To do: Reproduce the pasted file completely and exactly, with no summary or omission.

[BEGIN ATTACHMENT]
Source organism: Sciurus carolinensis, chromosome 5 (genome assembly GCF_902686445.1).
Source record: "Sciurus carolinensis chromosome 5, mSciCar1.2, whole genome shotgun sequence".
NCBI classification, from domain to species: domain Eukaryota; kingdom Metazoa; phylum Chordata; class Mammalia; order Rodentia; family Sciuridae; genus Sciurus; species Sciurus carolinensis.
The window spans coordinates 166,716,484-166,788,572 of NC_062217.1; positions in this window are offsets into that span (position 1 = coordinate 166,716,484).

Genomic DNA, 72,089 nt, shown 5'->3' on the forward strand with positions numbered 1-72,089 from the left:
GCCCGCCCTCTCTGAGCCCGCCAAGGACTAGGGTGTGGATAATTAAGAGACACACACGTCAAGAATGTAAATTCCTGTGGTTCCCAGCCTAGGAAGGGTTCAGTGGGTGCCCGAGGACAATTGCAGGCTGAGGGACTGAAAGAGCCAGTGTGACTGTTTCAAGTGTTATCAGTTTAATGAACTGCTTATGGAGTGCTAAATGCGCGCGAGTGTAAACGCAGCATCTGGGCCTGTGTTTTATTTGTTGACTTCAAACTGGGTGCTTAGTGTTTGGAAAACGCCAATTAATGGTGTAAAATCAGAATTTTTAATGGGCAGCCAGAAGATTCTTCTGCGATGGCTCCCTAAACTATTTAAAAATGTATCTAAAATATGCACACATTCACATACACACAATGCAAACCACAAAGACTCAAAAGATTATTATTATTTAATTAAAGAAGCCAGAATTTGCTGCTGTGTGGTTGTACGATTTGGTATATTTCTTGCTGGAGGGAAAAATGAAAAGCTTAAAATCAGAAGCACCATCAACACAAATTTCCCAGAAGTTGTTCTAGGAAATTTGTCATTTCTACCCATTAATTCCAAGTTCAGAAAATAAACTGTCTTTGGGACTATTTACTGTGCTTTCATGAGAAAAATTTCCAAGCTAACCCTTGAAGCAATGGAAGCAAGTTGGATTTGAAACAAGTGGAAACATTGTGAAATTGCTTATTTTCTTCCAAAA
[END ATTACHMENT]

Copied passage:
Source organism: Sciurus carolinensis, chromosome 5 (genome assembly GCF_902686445.1).
Source record: "Sciurus carolinensis chromosome 5, mSciCar1.2, whole genome shotgun sequence".
NCBI classification, from domain to species: domain Eukaryota; kingdom Metazoa; phylum Chordata; class Mammalia; order Rodentia; family Sciuridae; genus Sciurus; species Sciurus carolinensis.
The window spans coordinates 166,716,484-166,788,572 of NC_062217.1; positions in this window are offsets into that span (position 1 = coordinate 166,716,484).

Genomic DNA, 72,089 nt, shown 5'->3' on the forward strand with positions numbered 1-72,089 from the left:
GCCCGCCCTCTCTGAGCCCGCCAAGGACTAGGGTGTGGATAATTAAGAGACACACACGTCAAGAATGTAAATTCCTGTGGTTCCCAGCCTAGGAAGGGTTCAGTGGGTGCCCGAGGACAATTGCAGGCTGAGGGACTGAAAGAGCCAGTGTGACTGTTTCAAGTGTTATCAGTTTAATGAACTGCTTATGGAGTGCTAAATGCGCGCGAGTGTAAACGCAGCATCTGGGCCTGTGTTTTATTTGTTGACTTCAAACTGGGTGCTTAGTGTTTGGAAAACGCCAATTAATGGTGTAAAATCAGAATTTTTAATGGGCAGCCAGAAGATTCTTCTGCGATGGCTCCCTAAACTATTTAAAAATGTATCTAAAATATGCACACATTCACATACACACAATGCAAACCACAAAGACTCAAAAGATTATTATTATTTAATTAAAGAAGCCAGAATTTGCTGCTGTGTGGTTGTACGATTTGGTATATTTCTTGCTGGAGGGAAAAATGAAAAGCTTAAAATCAGAAGCACCATCAACACAAATTTCCCAGAAGTTGTTCTAGGAAATTTGTCATTTCTACCCATTAATTCCAAGTTCAGAAAATAAACTGTCTTTGGGACTATTTACTGTGCTTTCATGAGAAAAATTTCCAAGCTAACCCTTGAAGCAATGGAAGCAAGTTGGATTTGAAACAAGTGGAAACATTGTGAAATTGCTTATTTTCTTCCAAAA